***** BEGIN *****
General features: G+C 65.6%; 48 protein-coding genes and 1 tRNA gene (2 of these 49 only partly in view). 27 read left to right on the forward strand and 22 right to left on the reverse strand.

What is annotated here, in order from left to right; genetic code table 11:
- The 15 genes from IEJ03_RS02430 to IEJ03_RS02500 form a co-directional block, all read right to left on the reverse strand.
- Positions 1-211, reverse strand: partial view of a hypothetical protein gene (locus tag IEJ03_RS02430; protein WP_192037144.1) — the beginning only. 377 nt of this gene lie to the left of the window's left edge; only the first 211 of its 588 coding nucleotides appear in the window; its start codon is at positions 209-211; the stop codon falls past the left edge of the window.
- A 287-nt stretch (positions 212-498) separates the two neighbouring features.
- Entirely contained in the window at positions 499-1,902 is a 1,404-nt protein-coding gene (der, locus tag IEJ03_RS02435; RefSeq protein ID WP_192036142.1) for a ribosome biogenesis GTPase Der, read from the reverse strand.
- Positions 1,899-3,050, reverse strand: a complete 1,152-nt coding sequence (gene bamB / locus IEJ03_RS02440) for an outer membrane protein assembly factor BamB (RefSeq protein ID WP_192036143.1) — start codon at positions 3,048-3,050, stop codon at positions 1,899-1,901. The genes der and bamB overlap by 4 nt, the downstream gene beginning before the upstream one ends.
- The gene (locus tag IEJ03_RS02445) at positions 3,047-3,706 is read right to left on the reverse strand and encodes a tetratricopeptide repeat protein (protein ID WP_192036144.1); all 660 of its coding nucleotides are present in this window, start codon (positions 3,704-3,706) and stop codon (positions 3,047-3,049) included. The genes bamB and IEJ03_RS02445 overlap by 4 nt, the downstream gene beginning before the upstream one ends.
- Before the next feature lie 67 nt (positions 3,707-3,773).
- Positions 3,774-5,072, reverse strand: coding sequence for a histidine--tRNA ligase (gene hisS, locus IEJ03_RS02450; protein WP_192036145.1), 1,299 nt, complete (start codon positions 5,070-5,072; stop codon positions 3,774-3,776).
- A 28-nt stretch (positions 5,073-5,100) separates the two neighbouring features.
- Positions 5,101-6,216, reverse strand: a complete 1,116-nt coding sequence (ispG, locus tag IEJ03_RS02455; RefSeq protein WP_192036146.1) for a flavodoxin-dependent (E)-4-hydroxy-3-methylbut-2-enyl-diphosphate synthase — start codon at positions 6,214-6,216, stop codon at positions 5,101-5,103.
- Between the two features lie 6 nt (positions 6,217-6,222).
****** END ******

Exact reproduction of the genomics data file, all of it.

General features: G+C 65.6%; 48 protein-coding genes and 1 tRNA gene (2 of these 49 only partly in view). 27 read left to right on the forward strand and 22 right to left on the reverse strand.

What is annotated here, in order from left to right; genetic code table 11:
- The 15 genes from IEJ03_RS02430 to IEJ03_RS02500 form a co-directional block, all read right to left on the reverse strand.
- Positions 1-211, reverse strand: partial view of a hypothetical protein gene (locus tag IEJ03_RS02430; protein WP_192037144.1) — the beginning only. 377 nt of this gene lie to the left of the window's left edge; only the first 211 of its 588 coding nucleotides appear in the window; its start codon is at positions 209-211; the stop codon falls past the left edge of the window.
- A 287-nt stretch (positions 212-498) separates the two neighbouring features.
- Entirely contained in the window at positions 499-1,902 is a 1,404-nt protein-coding gene (der, locus tag IEJ03_RS02435; RefSeq protein ID WP_192036142.1) for a ribosome biogenesis GTPase Der, read from the reverse strand.
- Positions 1,899-3,050, reverse strand: a complete 1,152-nt coding sequence (gene bamB / locus IEJ03_RS02440) for an outer membrane protein assembly factor BamB (RefSeq protein ID WP_192036143.1) — start codon at positions 3,048-3,050, stop codon at positions 1,899-1,901. The genes der and bamB overlap by 4 nt, the downstream gene beginning before the upstream one ends.
- The gene (locus tag IEJ03_RS02445) at positions 3,047-3,706 is read right to left on the reverse strand and encodes a tetratricopeptide repeat protein (protein ID WP_192036144.1); all 660 of its coding nucleotides are present in this window, start codon (positions 3,704-3,706) and stop codon (positions 3,047-3,049) included. The genes bamB and IEJ03_RS02445 overlap by 4 nt, the downstream gene beginning before the upstream one ends.
- Before the next feature lie 67 nt (positions 3,707-3,773).
- Positions 3,774-5,072, reverse strand: coding sequence for a histidine--tRNA ligase (gene hisS, locus IEJ03_RS02450; protein WP_192036145.1), 1,299 nt, complete (start codon positions 5,070-5,072; stop codon positions 3,774-3,776).
- A 28-nt stretch (positions 5,073-5,100) separates the two neighbouring features.
- Positions 5,101-6,216, reverse strand: a complete 1,116-nt coding sequence (ispG, locus tag IEJ03_RS02455; RefSeq protein WP_192036146.1) for a flavodoxin-dependent (E)-4-hydroxy-3-methylbut-2-enyl-diphosphate synthase — start codon at positions 6,214-6,216, stop codon at positions 5,101-5,103.
- Between the two features lie 6 nt (positions 6,217-6,222).